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MY DEAR SIR I send you the Examiner's Comments on your letter. The article was prepared by one of the most influential members of Parliament who has at all times taken a most prominent lead in the Anti Slavery movement, and I value it the more because you cannot fail to see that I have done much to remove from his mind the prejudice against the south, and especially on the questions of slavery and state rights.
I have also seen Lord Palmerston and several other leading Whigs who were most disposed to go astray on that point and have done much to pledge them to free trade principles without reference to the source from where the produce comes in exchange. Sir Robert Peel is sound in Principle but it is now manifest that he will fold his arms and wait for events. The Anti Corn law league are making great progress and have enlarged their basis so as to go for free trade and against all monopolies. They have just made their report of the proceedings of last year, and have expended about $240,000 and propose expending 500,000$ more the next year in disseminating tracts, delivering lectures and prosecuting all bribery &c at Elections.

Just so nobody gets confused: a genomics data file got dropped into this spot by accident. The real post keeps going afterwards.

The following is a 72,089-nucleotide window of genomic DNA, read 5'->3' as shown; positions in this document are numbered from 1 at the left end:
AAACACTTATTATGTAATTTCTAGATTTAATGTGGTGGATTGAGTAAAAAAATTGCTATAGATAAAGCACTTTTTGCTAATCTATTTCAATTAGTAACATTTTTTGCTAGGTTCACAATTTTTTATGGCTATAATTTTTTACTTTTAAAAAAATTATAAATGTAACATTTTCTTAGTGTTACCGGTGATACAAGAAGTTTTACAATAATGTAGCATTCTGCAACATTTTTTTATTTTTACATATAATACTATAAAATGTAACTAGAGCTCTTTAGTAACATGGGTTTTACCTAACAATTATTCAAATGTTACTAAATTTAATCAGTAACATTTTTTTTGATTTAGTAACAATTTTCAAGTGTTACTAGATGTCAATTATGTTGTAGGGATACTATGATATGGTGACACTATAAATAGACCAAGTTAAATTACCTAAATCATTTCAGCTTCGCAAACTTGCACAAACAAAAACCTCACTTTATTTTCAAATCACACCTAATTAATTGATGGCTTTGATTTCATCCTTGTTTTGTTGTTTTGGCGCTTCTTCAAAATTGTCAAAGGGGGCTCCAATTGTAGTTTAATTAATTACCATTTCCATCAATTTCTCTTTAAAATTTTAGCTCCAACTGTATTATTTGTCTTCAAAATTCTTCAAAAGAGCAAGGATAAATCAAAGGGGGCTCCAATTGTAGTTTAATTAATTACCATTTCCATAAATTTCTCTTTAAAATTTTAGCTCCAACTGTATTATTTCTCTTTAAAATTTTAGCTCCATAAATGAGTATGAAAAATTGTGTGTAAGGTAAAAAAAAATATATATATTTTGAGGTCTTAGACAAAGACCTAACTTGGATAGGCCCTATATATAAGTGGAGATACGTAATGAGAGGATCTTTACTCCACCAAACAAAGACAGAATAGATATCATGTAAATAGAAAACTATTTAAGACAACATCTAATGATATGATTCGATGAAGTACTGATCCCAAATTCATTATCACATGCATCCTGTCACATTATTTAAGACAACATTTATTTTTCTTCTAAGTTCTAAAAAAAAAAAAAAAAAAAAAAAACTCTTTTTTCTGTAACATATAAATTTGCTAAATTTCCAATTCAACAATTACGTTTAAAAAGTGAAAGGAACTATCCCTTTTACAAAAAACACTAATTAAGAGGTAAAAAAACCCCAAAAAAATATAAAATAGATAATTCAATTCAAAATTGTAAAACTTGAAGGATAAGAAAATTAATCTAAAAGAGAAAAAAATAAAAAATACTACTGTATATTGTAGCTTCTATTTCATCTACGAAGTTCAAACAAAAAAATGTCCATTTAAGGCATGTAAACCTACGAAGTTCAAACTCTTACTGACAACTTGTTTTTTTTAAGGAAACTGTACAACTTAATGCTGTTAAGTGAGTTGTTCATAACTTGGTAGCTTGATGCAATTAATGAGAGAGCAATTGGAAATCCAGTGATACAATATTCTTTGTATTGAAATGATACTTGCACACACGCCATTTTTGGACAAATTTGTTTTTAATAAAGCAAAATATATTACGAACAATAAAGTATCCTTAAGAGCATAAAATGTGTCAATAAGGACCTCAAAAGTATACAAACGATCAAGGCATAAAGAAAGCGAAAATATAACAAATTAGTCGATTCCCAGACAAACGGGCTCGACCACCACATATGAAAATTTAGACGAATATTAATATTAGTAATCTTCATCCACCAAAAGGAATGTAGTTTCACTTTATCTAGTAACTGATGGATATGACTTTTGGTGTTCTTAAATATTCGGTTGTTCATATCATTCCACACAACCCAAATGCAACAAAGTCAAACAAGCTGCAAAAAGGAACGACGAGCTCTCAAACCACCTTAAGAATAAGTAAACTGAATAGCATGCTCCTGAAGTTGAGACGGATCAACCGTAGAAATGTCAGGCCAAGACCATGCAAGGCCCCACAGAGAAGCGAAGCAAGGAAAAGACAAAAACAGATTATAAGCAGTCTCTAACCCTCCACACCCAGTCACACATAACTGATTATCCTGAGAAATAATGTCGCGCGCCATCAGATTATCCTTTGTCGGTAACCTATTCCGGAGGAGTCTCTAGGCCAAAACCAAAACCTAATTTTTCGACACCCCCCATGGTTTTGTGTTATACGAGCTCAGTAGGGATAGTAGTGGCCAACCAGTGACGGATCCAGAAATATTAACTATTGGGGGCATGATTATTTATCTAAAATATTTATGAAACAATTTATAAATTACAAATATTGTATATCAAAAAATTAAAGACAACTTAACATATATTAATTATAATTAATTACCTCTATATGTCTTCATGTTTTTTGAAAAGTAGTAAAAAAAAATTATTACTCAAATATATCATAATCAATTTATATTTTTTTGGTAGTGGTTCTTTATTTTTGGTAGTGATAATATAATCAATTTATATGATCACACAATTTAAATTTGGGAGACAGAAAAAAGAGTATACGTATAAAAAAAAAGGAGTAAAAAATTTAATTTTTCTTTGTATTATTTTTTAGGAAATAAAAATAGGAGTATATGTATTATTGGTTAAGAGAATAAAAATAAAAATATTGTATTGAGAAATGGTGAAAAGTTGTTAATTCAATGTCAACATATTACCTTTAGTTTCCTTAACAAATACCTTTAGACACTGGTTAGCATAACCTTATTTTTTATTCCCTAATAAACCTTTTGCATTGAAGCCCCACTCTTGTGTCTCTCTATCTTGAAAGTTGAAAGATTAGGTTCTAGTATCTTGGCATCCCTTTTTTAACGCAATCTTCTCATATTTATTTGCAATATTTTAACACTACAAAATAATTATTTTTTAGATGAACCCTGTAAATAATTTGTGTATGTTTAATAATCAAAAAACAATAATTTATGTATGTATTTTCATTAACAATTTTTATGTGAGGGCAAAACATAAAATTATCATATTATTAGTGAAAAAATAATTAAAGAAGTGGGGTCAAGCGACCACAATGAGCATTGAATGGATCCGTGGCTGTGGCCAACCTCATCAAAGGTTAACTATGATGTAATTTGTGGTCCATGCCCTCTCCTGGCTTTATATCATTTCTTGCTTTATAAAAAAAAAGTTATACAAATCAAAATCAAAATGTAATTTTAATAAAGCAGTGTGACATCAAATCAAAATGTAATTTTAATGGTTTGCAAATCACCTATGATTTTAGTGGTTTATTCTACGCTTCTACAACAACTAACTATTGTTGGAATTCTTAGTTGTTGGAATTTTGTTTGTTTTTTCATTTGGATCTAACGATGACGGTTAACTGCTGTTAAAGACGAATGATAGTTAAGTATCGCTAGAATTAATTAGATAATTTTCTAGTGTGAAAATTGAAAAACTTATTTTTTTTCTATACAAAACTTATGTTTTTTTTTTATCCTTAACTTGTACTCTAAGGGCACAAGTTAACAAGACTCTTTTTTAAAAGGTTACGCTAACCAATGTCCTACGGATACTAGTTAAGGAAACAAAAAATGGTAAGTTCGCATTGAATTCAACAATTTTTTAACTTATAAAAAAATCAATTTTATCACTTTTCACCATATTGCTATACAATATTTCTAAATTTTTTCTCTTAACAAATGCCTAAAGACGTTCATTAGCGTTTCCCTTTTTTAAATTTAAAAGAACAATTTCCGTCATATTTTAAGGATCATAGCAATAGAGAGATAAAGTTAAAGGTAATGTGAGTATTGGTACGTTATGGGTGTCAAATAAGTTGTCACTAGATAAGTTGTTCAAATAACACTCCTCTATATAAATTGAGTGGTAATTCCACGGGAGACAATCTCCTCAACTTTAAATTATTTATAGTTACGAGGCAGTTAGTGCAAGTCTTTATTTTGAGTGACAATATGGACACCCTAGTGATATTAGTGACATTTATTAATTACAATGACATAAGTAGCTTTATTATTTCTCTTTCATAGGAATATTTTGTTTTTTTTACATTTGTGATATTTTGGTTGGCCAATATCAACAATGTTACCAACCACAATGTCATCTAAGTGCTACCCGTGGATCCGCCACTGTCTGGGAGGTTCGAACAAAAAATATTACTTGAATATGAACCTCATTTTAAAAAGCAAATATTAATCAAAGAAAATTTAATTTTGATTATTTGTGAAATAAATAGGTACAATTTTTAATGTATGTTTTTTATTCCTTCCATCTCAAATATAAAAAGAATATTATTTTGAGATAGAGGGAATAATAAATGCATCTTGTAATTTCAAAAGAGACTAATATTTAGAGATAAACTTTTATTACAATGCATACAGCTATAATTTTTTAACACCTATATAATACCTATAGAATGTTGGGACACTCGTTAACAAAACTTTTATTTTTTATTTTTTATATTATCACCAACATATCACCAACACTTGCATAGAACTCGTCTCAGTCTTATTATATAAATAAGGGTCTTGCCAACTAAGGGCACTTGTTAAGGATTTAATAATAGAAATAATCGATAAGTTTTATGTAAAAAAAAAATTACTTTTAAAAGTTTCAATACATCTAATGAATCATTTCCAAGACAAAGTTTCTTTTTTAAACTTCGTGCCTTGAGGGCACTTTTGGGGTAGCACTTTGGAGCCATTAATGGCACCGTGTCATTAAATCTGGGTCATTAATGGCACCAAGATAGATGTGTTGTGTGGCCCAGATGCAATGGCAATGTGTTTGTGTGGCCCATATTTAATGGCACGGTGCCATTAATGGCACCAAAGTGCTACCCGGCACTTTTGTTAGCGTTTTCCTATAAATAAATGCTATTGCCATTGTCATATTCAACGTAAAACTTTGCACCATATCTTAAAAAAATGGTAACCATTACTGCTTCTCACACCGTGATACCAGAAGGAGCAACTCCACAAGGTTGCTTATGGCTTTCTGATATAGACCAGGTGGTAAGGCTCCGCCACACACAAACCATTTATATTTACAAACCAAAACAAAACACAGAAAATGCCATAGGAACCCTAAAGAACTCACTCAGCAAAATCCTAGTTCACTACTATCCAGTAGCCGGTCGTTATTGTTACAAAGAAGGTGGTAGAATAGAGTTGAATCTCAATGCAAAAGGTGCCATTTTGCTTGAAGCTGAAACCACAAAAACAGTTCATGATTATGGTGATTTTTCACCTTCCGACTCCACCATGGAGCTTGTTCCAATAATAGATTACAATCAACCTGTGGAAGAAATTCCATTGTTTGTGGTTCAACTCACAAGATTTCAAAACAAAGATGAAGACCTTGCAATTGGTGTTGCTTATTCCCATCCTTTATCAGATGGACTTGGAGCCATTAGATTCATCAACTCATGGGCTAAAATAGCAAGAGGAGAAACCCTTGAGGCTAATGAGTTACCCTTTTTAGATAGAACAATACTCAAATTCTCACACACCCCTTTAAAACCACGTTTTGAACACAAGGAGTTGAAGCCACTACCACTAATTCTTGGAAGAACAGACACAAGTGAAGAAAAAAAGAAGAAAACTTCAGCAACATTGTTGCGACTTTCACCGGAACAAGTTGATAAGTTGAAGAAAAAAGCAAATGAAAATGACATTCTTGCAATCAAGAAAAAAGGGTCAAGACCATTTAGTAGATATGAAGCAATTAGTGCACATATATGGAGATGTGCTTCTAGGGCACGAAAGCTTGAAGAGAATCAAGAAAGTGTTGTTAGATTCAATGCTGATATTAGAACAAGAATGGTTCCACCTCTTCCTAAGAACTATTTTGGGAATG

The Tories were put into power by the free trade and liberal party, because they had no confidence in the Whigs. Hence Sir Robert Peel was compelled to do more than the Whigs had promised to do. The Whigs are now prepared to go further than the tories and hence the free trade and liberal party will support the Whigs ag't the tories. What I have labored to do is to commit the Whigs in favor of free trade with America and of a favorable arrangement of our boundary. The article in the Examiner, which is one of the most influential of the Whig papers is one step, and I propose before I leave to make arrangements for an active Correspondence, through the press, between the free trade party of England and the free trade party of the United States; I am to see Mr Cobden on Tuesday for this purpose.
As part of my arrangements Mr Senior one of the ablest and most influential writers for the Edingburg Review has agreed to review your life and speeches and Judge Upshur's review of Judge Story's book on the Am. Constitution, and Mr MGregor has promised me that he will adopt and engraft our view of the Constitution and of trade in his great work which he is preparing under the order of the British Government on the Commercial systems of the World. His will be a standard work of great merit and altho he is not a lawyer he will do much in disabusing the European Public as to our character and institutions.
I have written to Judge Upshur requesting him to forward to Mr. c Gregor and Mr Senior Copies of your Life and Speeches and of his review. It is of the first importance that these gentlemen shall be furnished with Copies at an early day, and hope that the Judge will attend to it. ...
- General Green
- Annual Report of the American Historical Association for the Year 1899, Calhoun Correspondence.